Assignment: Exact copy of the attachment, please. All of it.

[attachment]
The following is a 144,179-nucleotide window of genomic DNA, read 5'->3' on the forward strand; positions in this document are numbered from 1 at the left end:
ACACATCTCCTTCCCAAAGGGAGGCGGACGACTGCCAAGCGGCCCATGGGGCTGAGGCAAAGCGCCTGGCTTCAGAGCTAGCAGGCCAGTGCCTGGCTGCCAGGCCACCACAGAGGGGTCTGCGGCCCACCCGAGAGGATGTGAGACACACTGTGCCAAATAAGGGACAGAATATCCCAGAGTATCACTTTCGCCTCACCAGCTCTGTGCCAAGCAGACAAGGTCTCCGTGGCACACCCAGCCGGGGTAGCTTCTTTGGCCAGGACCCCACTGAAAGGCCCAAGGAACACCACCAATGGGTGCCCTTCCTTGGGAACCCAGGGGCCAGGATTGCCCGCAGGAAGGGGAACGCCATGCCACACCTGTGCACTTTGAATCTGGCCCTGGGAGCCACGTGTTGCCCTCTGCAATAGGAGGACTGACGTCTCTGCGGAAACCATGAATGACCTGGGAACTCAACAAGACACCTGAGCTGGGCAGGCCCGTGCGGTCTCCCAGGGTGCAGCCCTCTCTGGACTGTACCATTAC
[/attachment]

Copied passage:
The following is a 144,179-nucleotide window of genomic DNA, read 5'->3' on the forward strand; positions in this document are numbered from 1 at the left end:
ACACATCTCCTTCCCAAAGGGAGGCGGACGACTGCCAAGCGGCCCATGGGGCTGAGGCAAAGCGCCTGGCTTCAGAGCTAGCAGGCCAGTGCCTGGCTGCCAGGCCACCACAGAGGGGTCTGCGGCCCACCCGAGAGGATGTGAGACACACTGTGCCAAATAAGGGACAGAATATCCCAGAGTATCACTTTCGCCTCACCAGCTCTGTGCCAAGCAGACAAGGTCTCCGTGGCACACCCAGCCGGGGTAGCTTCTTTGGCCAGGACCCCACTGAAAGGCCCAAGGAACACCACCAATGGGTGCCCTTCCTTGGGAACCCAGGGGCCAGGATTGCCCGCAGGAAGGGGAACGCCATGCCACACCTGTGCACTTTGAATCTGGCCCTGGGAGCCACGTGTTGCCCTCTGCAATAGGAGGACTGACGTCTCTGCGGAAACCATGAATGACCTGGGAACTCAACAAGACACCTGAGCTGGGCAGGCCCGTGCGGTCTCCCAGGGTGCAGCCCTCTCTGGACTGTACCATTAC